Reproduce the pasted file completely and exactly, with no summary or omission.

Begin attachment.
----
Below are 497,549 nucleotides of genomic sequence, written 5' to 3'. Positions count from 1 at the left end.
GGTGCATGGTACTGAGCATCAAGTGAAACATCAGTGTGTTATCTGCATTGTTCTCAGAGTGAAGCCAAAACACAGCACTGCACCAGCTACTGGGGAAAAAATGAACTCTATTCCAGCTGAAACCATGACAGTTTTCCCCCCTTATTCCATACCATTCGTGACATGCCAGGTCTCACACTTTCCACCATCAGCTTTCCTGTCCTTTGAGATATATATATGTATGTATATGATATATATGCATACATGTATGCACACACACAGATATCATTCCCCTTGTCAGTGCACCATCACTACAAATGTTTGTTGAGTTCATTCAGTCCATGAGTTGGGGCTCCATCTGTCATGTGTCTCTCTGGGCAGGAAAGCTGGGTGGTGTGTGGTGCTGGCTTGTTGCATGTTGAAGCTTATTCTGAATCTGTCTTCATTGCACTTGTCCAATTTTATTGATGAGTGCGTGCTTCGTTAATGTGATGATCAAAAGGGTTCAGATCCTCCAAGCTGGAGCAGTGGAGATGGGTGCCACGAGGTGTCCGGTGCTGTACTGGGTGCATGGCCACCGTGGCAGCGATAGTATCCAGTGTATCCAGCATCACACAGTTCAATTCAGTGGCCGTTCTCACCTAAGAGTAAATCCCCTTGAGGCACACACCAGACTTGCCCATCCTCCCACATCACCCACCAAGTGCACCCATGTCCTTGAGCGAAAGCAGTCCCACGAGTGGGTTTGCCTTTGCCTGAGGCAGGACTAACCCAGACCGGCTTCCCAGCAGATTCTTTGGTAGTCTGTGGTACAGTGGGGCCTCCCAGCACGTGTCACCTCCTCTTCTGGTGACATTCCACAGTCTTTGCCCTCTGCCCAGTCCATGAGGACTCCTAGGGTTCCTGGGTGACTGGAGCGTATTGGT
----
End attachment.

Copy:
Below are 497,549 nucleotides of genomic sequence, written 5' to 3'. Positions count from 1 at the left end.
GGTGCATGGTACTGAGCATCAAGTGAAACATCAGTGTGTTATCTGCATTGTTCTCAGAGTGAAGCCAAAACACAGCACTGCACCAGCTACTGGGGAAAAAATGAACTCTATTCCAGCTGAAACCATGACAGTTTTCCCCCCTTATTCCATACCATTCGTGACATGCCAGGTCTCACACTTTCCACCATCAGCTTTCCTGTCCTTTGAGATATATATATGTATGTATATGATATATATGCATACATGTATGCACACACACAGATATCATTCCCCTTGTCAGTGCACCATCACTACAAATGTTTGTTGAGTTCATTCAGTCCATGAGTTGGGGCTCCATCTGTCATGTGTCTCTCTGGGCAGGAAAGCTGGGTGGTGTGTGGTGCTGGCTTGTTGCATGTTGAAGCTTATTCTGAATCTGTCTTCATTGCACTTGTCCAATTTTATTGATGAGTGCGTGCTTCGTTAATGTGATGATCAAAAGGGTTCAGATCCTCCAAGCTGGAGCAGTGGAGATGGGTGCCACGAGGTGTCCGGTGCTGTACTGGGTGCATGGCCACCGTGGCAGCGATAGTATCCAGTGTATCCAGCATCACACAGTTCAATTCAGTGGCCGTTCTCACCTAAGAGTAAATCCCCTTGAGGCACACACCAGACTTGCCCATCCTCCCACATCACCCACCAAGTGCACCCATGTCCTTGAGCGAAAGCAGTCCCACGAGTGGGTTTGCCTTTGCCTGAGGCAGGACTAACCCAGACCGGCTTCCCAGCAGATTCTTTGGTAGTCTGTGGTACAGTGGGGCCTCCCAGCACGTGTCACCTCCTCTTCTGGTGACATTCCACAGTCTTTGCCCTCTGCCCAGTCCATGAGGACTCCTAGGGTTCCTGGGTGACTGGAGCGTATTGGT